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The XE family is capable of automated leukocyte differentiation by which blood cells are sensitized to surfactant

1
and fluorescent
dye
2
. Morphological and physical/chemical properties of various types of cells are taken into account, and they are analysed under
the principle of flow cytometry
3
[1][6]. Following recent remarkable advances in bioimaging technology, it is now possible to
observe the activity of organisms at the cell level instantaneously, with ultrahigh sensitivity CCD cameras and ultrahigh resolution
electron microscopes. Making use of such rapidly advancing bioimaging technology
4
, Sysmex has developed the XE Family analysers
capable of clarifying the morphological characteristics of leukocytes flowing through the flow cell
5
. This bulletin visually illustrates
the principle of measurement with these devices.
Principle for automated leukocyte differentiation

[1][6]
Pretreatment with a special reagent
Stromatolyser-4DL (a surfactant), which is a reagent specic
to the XE Family, induces haemolysis of erythrocytes and
the formation of ultramicroscopic pore in the leukocyte cell
membrane. Stromatolyser-4DS (a uorescent dye) is introduced
through the ultramicroscopic pores into the cells to stain
nucleic acids
8
and organelles
9
[7], [8]

.
Detection under the principle of ow cytometry
The leukocytes sensitized to the two special reagents are detected
by the principle of ow cytometry. The signals from the cells
related to side scatter
10
(an indicator of complexity inside the
cells) and side uorescence
11
(an indicator of staining intensities
of the cells) are depicted on a scattergram
12
. Leukocytes
13
with
similar physical and chemical properties form a cluster
14
. The
clusters formed are used to diferentiate leukocytes.
Erythrocyte
Stromatolyse-4DL
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(surfactant)
Stromatolyse-4DS
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(fluorescent dye)
Mononuclear cell
Polynuclear cell
XE Family WBC differential scattergram
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f
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s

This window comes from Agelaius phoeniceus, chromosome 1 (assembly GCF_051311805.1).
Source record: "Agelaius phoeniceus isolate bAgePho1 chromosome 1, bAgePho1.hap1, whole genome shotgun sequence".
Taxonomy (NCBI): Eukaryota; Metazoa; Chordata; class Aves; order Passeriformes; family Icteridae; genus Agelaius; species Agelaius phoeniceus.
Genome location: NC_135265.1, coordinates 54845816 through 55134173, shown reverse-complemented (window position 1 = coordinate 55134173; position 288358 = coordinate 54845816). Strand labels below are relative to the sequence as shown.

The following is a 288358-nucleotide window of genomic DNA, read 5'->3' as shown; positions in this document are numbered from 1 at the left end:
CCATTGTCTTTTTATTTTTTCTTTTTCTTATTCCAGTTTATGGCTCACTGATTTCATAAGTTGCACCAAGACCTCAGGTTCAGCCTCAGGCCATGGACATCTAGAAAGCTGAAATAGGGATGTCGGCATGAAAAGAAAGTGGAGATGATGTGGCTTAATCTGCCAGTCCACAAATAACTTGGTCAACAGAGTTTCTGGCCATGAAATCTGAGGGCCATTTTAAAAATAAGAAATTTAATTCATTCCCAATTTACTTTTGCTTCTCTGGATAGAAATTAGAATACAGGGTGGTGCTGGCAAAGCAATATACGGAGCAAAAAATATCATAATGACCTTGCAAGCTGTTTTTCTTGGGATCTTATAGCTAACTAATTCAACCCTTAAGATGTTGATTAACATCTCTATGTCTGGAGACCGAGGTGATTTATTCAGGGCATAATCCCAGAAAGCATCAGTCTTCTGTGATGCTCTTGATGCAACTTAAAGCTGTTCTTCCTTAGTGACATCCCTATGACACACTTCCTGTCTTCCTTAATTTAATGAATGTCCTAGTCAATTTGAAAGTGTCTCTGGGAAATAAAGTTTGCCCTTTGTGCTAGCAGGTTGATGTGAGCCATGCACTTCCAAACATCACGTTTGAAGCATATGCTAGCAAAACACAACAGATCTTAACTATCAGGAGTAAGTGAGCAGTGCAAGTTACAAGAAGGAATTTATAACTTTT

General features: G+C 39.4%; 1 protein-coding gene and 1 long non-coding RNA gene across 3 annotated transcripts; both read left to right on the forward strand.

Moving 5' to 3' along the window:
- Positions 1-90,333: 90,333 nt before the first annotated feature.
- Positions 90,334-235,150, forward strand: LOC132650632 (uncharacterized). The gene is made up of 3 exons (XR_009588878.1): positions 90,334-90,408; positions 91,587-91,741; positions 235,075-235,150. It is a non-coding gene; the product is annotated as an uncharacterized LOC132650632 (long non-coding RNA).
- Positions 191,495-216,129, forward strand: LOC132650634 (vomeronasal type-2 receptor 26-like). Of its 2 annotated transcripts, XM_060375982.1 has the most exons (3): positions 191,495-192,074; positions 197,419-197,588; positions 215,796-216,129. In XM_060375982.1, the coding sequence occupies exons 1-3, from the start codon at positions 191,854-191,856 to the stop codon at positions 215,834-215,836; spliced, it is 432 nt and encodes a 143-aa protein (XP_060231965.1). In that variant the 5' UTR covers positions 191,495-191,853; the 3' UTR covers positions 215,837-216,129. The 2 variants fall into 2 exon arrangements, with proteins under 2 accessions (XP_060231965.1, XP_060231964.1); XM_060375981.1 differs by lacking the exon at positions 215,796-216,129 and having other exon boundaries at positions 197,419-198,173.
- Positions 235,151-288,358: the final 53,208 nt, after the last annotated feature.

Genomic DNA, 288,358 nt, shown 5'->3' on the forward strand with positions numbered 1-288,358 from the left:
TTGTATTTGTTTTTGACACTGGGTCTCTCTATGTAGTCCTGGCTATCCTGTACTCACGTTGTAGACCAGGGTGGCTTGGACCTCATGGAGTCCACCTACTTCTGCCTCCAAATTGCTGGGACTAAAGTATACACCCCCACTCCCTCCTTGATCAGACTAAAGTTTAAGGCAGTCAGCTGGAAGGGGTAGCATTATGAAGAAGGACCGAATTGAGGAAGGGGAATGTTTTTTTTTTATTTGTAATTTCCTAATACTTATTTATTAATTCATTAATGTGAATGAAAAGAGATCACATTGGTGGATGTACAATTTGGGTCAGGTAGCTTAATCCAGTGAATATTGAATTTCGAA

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side scatter
Lympho-
cyte
Monocyte
Eosinophil
Neutrophil
Photomultiplier
(side fluorescence)
Semiconductor laser
(=635nm)
Photodiode
(side scatter)
Photodiode
(forward scatter)
Flow cell
Dichroic
mirror
Side fluorescence
Dichroic mirror
Side scatter
Forward scatter
Laser beam
(=635nm)
Light detected from cells
Principle of flow cytometer
Principle for automated leukocyte
dierentiation with XE Family analysers,
making use of bioimaging technology
The Cell Analysis Center Scientic Bulletin Part 4
Principle for automated leukocyte differentiation with XE family analysers, making use of bioimaging technology 2/5
Scanning electron microscopic
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images
Transmission electron microscopic
16
images
Changes in ultramicrostructure following
exposure to Stromatolyser-4DL (surfactant)
Magnified image of
leukocyte surface

Entire image
of leukocyte
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Ultramicroscopic pores (about 1050nm in diameter; ) are visible on
the leukocyte cell membrane after treatment with Stromatolyser-4DL
(surfactant).

Bar=1m
Lymphocyte
18
Neutrophil
17
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The cytosol flows out of the leukocytes after treatment with
Stromatolyser-4DL (surfactant), but the organelles remain in place.
Injury of the lymphocyte cell membrane is minimal for neutrophils
and relatively severe for lymphocytes ( ).
Bar=1m
When observed under a confocal laser scanning microscope,
the uorescence-positive area of the mononuclear cells (M)
showed a ring-shaped form along the nucleic acid after treat-
ment with Stromatolyser-4DL (surfactant) and Stromatolyser-4DS
(uorescent dye). At the same time, clear staining of nucleoli
21

was noted. Polynuclear cells (P) showed weak difuse staining
across the entire cells, accompanied by staining of organelles.
Erythrocytes (R) underwent rapid hemolysis after treatment
with the reagent, showing no uorescence detectable under
a confocal laser scanning microscope.
Fluorescence staining with Stromatolyser-4DS
Differential interference
contrast microscope
19
Confocal laser scanning
microscope
20
P: Polynuclear cells M: Mononuclear cells R: Erythrocytes
Bar=2m
R R
R
P
M
M

R R
R
P
M
M
Leukocyte differentiation scattergrams
obtained with XE Family and cell imaging
3/5
Monocytes
22
are rich in organelles. Many structures remain in-
side the Monocytes even after treatment with Stromatolyser-4DL